Policeman jailed for conning woman

A FORMER policeman who conned an elderly woman out of nearly £280,000 after meeting her during an inquiry has been jailed for four years.John Morgan, 48, lived lavishly after fleecing 89-year-old Joan Harpin over a three-year period while he was a police constable.

A FORMER policeman who conned an elderly woman out of nearly £280,000 after meeting her during an inquiry has been jailed for four years.

John Morgan, 48, lived lavishly after fleecing 89-year-old Joan Harpin over a three-year period while he was a police constable.

Following a trial at Basildon Crown Court earlier this month, Morgan was convicted of obtaining money by deception and forgery.

Morgan, of Upper Third Avenue, Frinton, who resigned after being arrested, denied any wrongdoing.


You may also want to watch:


Judge Christopher Mitchell said Morgan had viewed Miss Harpin as a “goose who laid golden eggs”.

“(She was) a timid, retiring spinster,” said the judge. “You gained her confidence ... the jury came to the conclusion that you behaved deceitfully and dishonestly.”

Most Read

He added: “You were a man who as far as she was concerned had a degree of affection for her ... but at the same time you were quite prepared to fleece her when it suited you.”

The judge went on: “People trusted you implicitly because of your position (as a policeman). Joan Harpin was vulnerable because of her age, health and general mental capacity.

“This is a case where the only sentence must be one of a period of substantial imprisonment.”

Prosecutors told the court Morgan was working for the Metropolitan Police five years ago when he met Miss Harpin, who now lives in a care home in Holland-on-Sea.

They alleged that over a three-year period Morgan, who later transferred to Essex police, stole the pensioner's savings and sold her home in Palmers Green, north London.

David Walbank, prosecuting, told jurors Morgan used Miss Harpin's money to pay off credit card debts, and buy goods including a Rolex watch and Audi TT and VW Golf cars.

He told the jury of seven women and five men that Morgan and his wife Eunice, 50, “were awash with cash” after striking up a friendship with Miss Harpin.

Mr Walbank told jurors how Morgan met Miss Harpin in 2001 when he visited her in Palmers Green during an investigation into allegations that she had fallen victim to a conman builder.

He had befriended her and encouraged her to sell her home after she became ill.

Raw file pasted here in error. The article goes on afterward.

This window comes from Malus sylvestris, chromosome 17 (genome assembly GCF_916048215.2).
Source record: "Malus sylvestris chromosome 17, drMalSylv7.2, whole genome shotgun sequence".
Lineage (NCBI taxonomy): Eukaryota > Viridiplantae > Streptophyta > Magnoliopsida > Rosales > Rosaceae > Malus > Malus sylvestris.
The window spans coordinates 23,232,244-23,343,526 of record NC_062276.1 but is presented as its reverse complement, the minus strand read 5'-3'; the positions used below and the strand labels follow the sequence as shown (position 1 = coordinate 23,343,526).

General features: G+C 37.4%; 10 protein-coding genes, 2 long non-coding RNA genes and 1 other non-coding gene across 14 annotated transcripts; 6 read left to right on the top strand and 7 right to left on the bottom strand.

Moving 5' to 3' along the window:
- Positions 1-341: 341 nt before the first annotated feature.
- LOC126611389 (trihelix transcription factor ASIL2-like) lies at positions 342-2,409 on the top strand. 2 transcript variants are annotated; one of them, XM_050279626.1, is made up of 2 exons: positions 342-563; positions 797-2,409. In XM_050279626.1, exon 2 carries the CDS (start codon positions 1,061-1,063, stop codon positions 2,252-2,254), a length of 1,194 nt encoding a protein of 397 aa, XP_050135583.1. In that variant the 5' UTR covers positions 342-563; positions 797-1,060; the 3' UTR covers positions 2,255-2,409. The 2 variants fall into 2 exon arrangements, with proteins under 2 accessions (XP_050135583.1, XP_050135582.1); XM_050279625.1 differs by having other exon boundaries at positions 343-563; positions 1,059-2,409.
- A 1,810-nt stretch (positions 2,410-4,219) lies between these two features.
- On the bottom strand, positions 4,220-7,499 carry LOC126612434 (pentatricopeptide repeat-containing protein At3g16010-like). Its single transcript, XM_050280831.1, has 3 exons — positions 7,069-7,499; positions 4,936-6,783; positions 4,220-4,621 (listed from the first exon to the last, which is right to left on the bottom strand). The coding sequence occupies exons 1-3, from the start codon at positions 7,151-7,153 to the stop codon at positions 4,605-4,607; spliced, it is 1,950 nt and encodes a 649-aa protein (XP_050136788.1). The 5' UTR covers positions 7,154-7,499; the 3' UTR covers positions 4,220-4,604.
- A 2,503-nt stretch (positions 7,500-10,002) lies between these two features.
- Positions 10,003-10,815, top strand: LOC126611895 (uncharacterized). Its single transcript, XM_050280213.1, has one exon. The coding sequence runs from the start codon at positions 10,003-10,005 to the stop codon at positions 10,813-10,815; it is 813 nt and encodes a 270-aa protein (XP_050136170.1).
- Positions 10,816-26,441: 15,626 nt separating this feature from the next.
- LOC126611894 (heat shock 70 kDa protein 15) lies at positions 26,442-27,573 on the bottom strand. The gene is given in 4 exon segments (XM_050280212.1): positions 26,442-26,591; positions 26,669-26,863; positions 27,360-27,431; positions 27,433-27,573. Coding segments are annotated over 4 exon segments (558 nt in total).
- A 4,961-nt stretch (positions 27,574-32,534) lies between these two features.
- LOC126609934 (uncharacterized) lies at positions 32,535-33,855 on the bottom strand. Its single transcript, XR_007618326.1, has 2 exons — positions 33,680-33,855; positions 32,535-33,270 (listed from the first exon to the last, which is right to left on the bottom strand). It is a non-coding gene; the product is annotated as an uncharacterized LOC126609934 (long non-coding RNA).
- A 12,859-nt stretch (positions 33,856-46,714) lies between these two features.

The money from the sale of the house was paid into a joint account for which the signatories were Miss Harpin and Morgan.

Morgan was also given power of attorney, which he used to set up other accounts in his name, prosecutors alleged.

He told detectives Miss Harpin had given him consent to look after her assets. He said he was “acting in her best interests” jurors heard.

Morgan said goods he had bought were presents from Miss Harpin.

But Mr Walbank said Miss Harpin had no idea her money was being used in such a fashion.

She told police that Morgan “gave her a lot of papers to sign” and added: “I just trusted him you see. He was going to look after everything.”

Detective Sergeant Angie Garrard, who led the investigation, said Morgan was “evil”.

She said police had clawed back £170,000 from Morgan and attempts to regain more would continue.

“People like John Morgan are motivated by greed,” she added. “He used Miss Harpin's money to fund a lavish lifestyle and was investing her money into cars, expensive jewellery and was living way above the means of a normal police officer.”

Eunice Morgan was also charged with a string of offences but was cleared of any wrongdoing in March after a judge ruled that there was insufficient evidence against her.

Last night she declined to make any comment from her Frinton home.

Become a Supporter

This newspaper has been a central part of community life for many years. Our industry faces testing times, which is why we're asking for your support. Every contribution will help us continue to produce local journalism that makes a measurable difference to our community.

Become a Supporter